How to Fix The Ravens Offense, Revisited Photo Credit: Baltimore Sun

Street Talk How to Fix The Ravens Offense, Revisited

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Back in January I wrote a piece about what the Ravens needed to do to fix their offense going into the 2018 season. With free agency and the draft clearly in the rear view, let’s see how they did.

Change The Evaluation Room?


The team announced in February that Eric Decosta would take over as GM in 2019. He’s spent much of his air time deflecting any questions of change, undoubtedly out of respect for his mentor Ozzie Newsome. One of the more fascinating factors moving forward will be how Decosta differs from Newsome.



The Ravens clearly knew how bad things had gotten. In an absolute depth chart demolition, they added 5 receivers through free agency and the draft. They also took two tight ends in the first 3 rounds of the draft.

Chris Moore-they did well to keep his 2019 ceiling as a WR3, likely WR4. Moore can be a useful vertical receiver and give the quality depth and supplementary snaps but anything higher would have been a stretch.

Mike Wallace-The addition of John Brown represents a more well-rounded threat with the same lid lifting speed.

Kenneth Dixon-The team did not add any running backs in the draft or free agency to this point, giving Dixon an opportunity to reclaim his 2016 promise.

Prioritize Separation and YAC?


The trio of John Brown, Willie Snead and Jordan Lasley offer a little more open field wiggle than we’re used to. The rookie tight end duo of Hayden Hurst and Mark Andrews stand to be a pretty significant after the catch upgrade over last year’s group. Mornhinweg/Roman’s play action concepts should have a little more pop in 2018.

[Related Article: Will Ravens WR Corps Finally Shine?]

Don’t Look For a Savior?


At the outset of free agency, the Ravens registered interest in higher profile free agents such as Jimmy Graham, Jarvis Landry, Allen Robinson and Trey Burton. Maybe if they were successful in signing one of those guys things might have turned out differently but the team seemed really determined to take multiple bites at the apple this offseason. After adding John Brown and Michael Crabtree to the fold they offered Dez Bryant a contract and brought Cameron Meredith, Willie Snead and Eric Decker in for visits. They eventually waited the Saints out and signed Willie Snead to a 2-year deal after Dez Bryant declined the team’s 3-year offer. The team’s aggressive and opportunistic approach was one I was hoping to see and should be applauded.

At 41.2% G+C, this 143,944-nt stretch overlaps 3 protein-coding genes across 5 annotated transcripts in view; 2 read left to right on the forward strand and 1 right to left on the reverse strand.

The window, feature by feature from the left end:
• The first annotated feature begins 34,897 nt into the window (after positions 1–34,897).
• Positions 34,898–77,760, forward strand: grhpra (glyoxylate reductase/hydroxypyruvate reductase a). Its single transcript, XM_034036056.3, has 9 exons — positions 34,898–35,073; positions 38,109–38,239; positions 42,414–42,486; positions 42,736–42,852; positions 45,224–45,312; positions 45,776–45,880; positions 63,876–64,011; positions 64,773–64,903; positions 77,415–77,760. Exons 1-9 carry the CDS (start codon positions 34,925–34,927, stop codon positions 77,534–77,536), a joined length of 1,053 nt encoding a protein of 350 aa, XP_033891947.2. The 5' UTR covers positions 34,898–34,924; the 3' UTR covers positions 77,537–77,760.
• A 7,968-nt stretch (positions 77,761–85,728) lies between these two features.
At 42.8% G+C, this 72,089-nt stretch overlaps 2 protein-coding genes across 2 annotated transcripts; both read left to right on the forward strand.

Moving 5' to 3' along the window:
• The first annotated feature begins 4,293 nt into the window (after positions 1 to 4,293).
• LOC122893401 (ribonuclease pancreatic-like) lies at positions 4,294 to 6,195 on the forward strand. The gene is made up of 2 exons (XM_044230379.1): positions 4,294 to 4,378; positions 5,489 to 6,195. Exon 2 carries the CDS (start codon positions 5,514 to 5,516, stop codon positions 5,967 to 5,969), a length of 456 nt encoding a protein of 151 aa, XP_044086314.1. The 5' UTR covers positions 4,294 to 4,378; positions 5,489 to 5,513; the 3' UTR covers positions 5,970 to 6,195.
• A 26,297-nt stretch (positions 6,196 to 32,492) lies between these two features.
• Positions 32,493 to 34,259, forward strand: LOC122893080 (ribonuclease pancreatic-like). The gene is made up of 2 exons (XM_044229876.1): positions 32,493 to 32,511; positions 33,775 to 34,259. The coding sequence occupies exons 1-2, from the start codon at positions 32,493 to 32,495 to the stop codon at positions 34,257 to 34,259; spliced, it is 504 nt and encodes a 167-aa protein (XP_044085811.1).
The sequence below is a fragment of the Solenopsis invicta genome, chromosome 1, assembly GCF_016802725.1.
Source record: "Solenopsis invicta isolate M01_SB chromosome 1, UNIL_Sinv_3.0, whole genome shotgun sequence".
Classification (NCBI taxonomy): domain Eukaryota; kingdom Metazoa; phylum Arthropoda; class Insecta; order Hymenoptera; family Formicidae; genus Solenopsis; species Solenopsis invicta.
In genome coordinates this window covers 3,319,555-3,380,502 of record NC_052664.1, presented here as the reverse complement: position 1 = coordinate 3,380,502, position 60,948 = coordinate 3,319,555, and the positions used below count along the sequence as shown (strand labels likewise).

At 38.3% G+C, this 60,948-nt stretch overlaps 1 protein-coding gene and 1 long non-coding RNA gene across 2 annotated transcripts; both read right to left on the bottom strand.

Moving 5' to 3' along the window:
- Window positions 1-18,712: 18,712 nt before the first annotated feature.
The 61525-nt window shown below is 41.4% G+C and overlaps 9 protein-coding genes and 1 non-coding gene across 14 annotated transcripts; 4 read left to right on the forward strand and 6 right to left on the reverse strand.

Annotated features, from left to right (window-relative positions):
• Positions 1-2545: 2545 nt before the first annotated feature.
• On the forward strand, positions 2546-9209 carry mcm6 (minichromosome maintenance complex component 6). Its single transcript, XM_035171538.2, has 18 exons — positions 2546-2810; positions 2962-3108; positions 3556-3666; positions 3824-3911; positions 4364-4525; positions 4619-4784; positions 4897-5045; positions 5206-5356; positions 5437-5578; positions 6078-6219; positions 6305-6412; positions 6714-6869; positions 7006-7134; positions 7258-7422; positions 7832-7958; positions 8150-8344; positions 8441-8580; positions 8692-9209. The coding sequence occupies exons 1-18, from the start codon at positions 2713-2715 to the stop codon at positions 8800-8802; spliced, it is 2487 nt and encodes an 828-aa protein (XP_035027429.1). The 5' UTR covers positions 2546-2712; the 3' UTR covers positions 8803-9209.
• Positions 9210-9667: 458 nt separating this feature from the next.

Ravens offense

Ravens Tackle Orlando Brown, Jr. at recent OTA’s. (Photo Credit: Baltimore Ravens)

Upgrade RT?


Orlando Brown, Jr. wasn’t the level of athlete I pined for in the original piece. In fact, after his combine I don’t think he’s the level of athlete anybody’s looking for necessarily but I’m in the camp that thinks Brown can excel.  He’s massive, plays angry, has underrated feet and did I mention he was massive? His insane size and length is not easily maneuvered around. It may not always be pretty but he’s a player that gets the job done.

This offseason wasn’t navigated without error. The Ryan Grant contract offer was weird. I would have liked to have seen them make more upside plays at pass catcher in the draft. At the same time, the drafting of Lamar Jackson gives the offense a centerpiece that counter balances the lack of game changing upside in the skill positions.

The Ravens without question improved their offense. For the first time in a while there seems to be a tangible foundation in place to build on.

Did they “fix” it?

Time will tell but it’s certainly a big step in the right direction.

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Carey Stevenson

About Carey Stevenson

Carey is a driven sports enthusiast from Norfolk, Virginia. He's looked upon by all his friends and family as an advisor, provider of on the spot scouting reports and the occasional dusting off of the old crystal ball. He is a loyal and devoted Ravens fan that spends countless hours in his war room/bedroom going over tape, scouting reports and potential free agents as if he's actually the one making draft and game day decisions. He's a sports management major that looks forward to the day that he may actually be called upon to make some of the decisions he analyzes as if life depended on it. He is a critical yet rational thinker that is always in search of more knowledge about the game.  More from Carey Stevenson


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